During the Egyptian language program, 90 Minutes, which airs on Al-Mihwar satellite station, a video containing confessions from affiliates of the Islamic State in Iraq and Syria—popularly known as ISIS—which recently proclaimed itself the new caliphate.
Three men appeared: Hamdi Sa’ad Fituh, Muhammad Ibrahim Abdul Karim, and Khaled Mustafa Hussein.
According to Arabic media, the three admitted to having received “training and funds to carry out acts of sabotage in Egypt, and weapons and arms to undertake acts of violence and terrorism against Egyptians.” One specifically mentioned targeting Christian Copts.
If any Americans remained unconvinced that barbaric evil is at the cold-blooded heart of the terrorist group ISIS, their recent beheading of journalist James Foley made it graphically undeniable. The moral divide between ISIS and us is clearly marked. And yet there are those among us who still cannot bring themselves to use moral terminology to describe the enemy.
The Cairo Institute for Human Rights Studies sent a memorandum to President Abd al-Fattah al-Sisi on Tuesday, August 26, 2014, expressing its concern for the negative direction taken by the Ministry of Social Solidarity, which contravenes the spirit and letter of the constitution and demonstrates hostility toward civil society.
The memorandum to the president comes after civil society organizations have exhausted all other available channels to express their concerns. These groups took part in more than six months of negotiations with the Ministry of Social Solidarity under former minister Dr. Ahmed al-Borai, at the end of which he submitted a new bill to regulate civic organizations to the Cabinet in February, in preparation for its submission to the incoming parliament.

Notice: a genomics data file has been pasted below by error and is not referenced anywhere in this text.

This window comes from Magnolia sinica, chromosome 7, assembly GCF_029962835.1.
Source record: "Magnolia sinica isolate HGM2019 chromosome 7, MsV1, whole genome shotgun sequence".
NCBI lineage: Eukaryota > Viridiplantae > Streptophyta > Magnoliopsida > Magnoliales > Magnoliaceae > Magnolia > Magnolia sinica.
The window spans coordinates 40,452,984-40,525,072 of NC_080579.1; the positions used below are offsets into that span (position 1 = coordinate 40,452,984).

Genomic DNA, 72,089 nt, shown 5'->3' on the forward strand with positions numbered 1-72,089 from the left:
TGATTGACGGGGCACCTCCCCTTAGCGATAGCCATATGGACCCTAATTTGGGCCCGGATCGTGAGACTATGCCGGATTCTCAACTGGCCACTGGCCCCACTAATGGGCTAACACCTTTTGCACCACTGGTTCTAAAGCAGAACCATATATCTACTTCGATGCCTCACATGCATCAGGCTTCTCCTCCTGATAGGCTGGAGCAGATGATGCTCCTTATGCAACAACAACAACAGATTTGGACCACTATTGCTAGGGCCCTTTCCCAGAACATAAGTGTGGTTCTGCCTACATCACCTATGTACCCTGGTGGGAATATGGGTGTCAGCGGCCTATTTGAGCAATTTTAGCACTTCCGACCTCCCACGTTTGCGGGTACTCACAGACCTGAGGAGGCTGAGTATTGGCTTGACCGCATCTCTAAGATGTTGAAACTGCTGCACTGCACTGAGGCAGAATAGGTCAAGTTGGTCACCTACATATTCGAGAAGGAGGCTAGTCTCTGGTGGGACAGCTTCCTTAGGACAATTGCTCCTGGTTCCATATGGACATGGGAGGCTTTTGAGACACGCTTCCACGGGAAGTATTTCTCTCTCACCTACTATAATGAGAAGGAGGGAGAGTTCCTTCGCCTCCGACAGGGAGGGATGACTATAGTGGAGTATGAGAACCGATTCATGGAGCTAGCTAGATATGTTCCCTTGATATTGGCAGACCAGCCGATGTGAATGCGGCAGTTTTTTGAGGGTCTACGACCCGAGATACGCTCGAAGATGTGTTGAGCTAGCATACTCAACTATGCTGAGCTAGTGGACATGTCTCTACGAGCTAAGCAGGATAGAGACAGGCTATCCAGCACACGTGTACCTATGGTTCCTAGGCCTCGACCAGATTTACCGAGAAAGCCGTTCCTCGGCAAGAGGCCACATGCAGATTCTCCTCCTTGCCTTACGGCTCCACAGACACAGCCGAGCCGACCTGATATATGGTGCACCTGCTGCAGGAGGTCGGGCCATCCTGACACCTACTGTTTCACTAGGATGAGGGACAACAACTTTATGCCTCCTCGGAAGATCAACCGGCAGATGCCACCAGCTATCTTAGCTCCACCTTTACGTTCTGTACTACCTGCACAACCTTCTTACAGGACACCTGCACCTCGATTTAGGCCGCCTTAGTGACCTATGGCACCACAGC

In latest appeal, Chaldean leader describes conditions in refugee camps.
Since August 6, when thousands of Christians fled an onslaught of Islamic militants in northern Iraq, no "concrete solutions" to the crisis have been found, said Chaldean Patriarch Raphael I Louis Sako of Baghdad in a new appeal Sunday.
One year after the attacks, Mina Thabet can still see the ruins in his mind -- a seemingly endless series of scorched, hollowed-out church buildings, schools, homes and businesses stretching out across Egypt.
On Aug. 14, 2013, thousands of Muslims began a four-day rampage throughout the country seeking revenge for the military-backed, popular ouster of Islamist president Mohamed Morsi. They reportedly attacked anything remotely associated with Christ, Christians or Christianity.
Coptic Solidarity is a U.S. public charity organization under section 501 (C) (3) of the Internal Revenue Code. Contributions are deductible under Section 170 of the Code.
Coptic Solidarity 2014 Conference
The Annual Conference was held in Washington, D.C. on June 26-28, 2014.